The reality, of course is more mundane and more difficult.  New makers have very little idea of how to sell their instruments. They find themselves confronted with a system dependent on dealers who most often take their instruments on consignment, at up to a 50% commission, maybe rarely purchasing them wholesale, not to mention a field filled with fraud and outright thievery. Nobody knows who they are, they have no reputation yet, and they quickly realize that it’s almost impossible to sell instruments directly to musicians. Instead of questioning the status quo or banding together to demand a better deal, they depend mainly on their personality and individual fortitude to somehow make their way forward. They also often find ways to shorten the time it takes to make their violins and bows in an effort to increase production.  Those who succeed do so not because their instruments are necessarily superior to others, but because they push harder, are better salesman, or just get a lucky break. This is not the kind of market where the cream rises to the top, not a cooperative meritocracy, but an expression of a kind of voracious individualism. Just because a maker makes a lot of noise online and/or creates a “big splash” with the musical community by putting immense effort into marketing doesn’t mean their instruments are the best.  Fame does not always mean merit, because it is manly created through marketing, and those who become the best known makers are not necessarily the most worthy. It’s important to point out that just because certain makers have a big name, industry defined “success” doesn’t mean they are doing well financially.

This culture definitely affects attitudes within the business and how its internal hierarchies are created and maintained within the trade organizations such as The Violin Society of America and the Federation of Violin and Bow Makers here in the US as well as at independent, workshop based programs such as those held at Oberlin College every summer for the past twenty years.  While there is a lot of cooperation and assistance and mentoring available, especially on technical craftsmanship issues, the truth is that it’s really up to you and your own devices whether you make a living or not.  The culture of the business provides a clear, well-travelled path to what is widely considered success for modern makers: massive self-promotion and seeking to sell one’s instrument for as much as possible, for the culture believes that higher the price a maker commands, the better their instruments or bows.  Maker’s prices have risen over the years, not usually due to demand as very few makers have anything like a waiting list, but due to increasing costs of living, the need to make some money after dealers take their large commissions, and the overall low rate of sales.  As more and more makers appear and the more and more shops & dealers enter the crowded marketplace, competition becomes the medium through which makers succeed or fail.  Instead of prices falling due to greater numbers of new instruments and bows on the market, prices have risen because many makers are struggling financially and need all the money they can get in the increasingly rare event of a sale.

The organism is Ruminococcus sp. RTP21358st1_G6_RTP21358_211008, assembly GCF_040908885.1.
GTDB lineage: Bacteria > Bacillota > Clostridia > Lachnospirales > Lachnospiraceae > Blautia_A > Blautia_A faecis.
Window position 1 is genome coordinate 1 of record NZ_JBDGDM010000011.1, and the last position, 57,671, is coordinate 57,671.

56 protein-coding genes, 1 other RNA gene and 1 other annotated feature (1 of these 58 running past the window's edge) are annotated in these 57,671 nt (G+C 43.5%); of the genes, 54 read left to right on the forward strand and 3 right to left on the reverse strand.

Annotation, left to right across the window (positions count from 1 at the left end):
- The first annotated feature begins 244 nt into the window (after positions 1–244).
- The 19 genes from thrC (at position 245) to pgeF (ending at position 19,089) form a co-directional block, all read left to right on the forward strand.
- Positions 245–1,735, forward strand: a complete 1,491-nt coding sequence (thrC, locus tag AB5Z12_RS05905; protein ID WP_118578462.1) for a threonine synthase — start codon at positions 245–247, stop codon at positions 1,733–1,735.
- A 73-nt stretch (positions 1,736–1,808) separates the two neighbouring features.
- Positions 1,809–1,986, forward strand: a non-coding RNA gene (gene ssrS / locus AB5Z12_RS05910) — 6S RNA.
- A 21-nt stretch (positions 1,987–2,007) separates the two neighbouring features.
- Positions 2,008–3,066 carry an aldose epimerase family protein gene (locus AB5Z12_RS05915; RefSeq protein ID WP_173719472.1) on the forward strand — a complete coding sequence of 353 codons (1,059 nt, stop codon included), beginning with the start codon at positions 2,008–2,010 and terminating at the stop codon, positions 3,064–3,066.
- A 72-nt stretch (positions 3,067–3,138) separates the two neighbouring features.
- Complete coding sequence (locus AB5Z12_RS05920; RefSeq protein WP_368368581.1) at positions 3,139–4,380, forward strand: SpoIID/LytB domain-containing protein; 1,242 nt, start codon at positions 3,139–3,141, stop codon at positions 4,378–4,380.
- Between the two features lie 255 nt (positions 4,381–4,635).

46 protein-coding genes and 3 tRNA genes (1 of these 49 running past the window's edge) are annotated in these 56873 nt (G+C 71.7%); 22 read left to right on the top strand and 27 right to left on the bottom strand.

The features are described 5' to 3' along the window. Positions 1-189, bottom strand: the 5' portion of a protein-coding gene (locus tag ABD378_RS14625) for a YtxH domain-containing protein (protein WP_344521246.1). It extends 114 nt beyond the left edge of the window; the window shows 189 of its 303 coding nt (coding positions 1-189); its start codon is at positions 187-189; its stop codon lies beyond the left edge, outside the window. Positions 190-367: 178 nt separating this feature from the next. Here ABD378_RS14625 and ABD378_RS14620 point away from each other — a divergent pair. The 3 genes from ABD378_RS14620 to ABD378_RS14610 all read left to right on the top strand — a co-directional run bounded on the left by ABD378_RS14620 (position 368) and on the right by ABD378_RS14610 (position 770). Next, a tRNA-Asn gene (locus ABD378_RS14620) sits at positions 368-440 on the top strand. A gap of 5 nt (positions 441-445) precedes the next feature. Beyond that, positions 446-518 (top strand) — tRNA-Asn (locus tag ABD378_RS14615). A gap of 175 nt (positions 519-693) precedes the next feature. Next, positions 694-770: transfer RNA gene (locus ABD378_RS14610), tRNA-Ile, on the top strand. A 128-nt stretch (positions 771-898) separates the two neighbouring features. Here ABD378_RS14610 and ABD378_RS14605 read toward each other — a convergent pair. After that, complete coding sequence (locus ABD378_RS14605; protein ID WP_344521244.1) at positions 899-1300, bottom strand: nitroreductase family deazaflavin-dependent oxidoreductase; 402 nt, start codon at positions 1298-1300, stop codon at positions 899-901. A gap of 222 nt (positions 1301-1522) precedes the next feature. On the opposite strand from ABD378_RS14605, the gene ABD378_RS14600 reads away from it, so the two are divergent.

Maker’s organizations, like the VSA and the American Federation of Violin and Bow Makers in the US, have done very little historically to address these deeper issues.  In fact all-volunteer groups like these are responsible in many ways for the official culture of the violin business and all its constituent beliefs and practices.  It is amongst the mainly male leaders, officials, speakers and elite members of these organizations that the culture of the trade is interpreted, institutionalized, passed down to the members and further perpetuated.  While it may be acceptable to argue over proper rehairing techniques, a public debate over ethical issues of the violin market and member behavior is nearly nonexistent.  It’s also interesting to think of these organizations as primarily fame producing institutions, which exist in many ways to validate and codify artificially created homosocial hierarchies of industry approved success.  While there is certainly an educational component to these associations, mainly focused on technical issues, they manly serve as platforms for ambitious individuals dedicated to the status quo.  The irony of this generation of reverential self-importance by the leading organizations of the violin business is that the very people the field theoretically exists to serve, namely musicians, remain in large measure completely unaware of their very existence.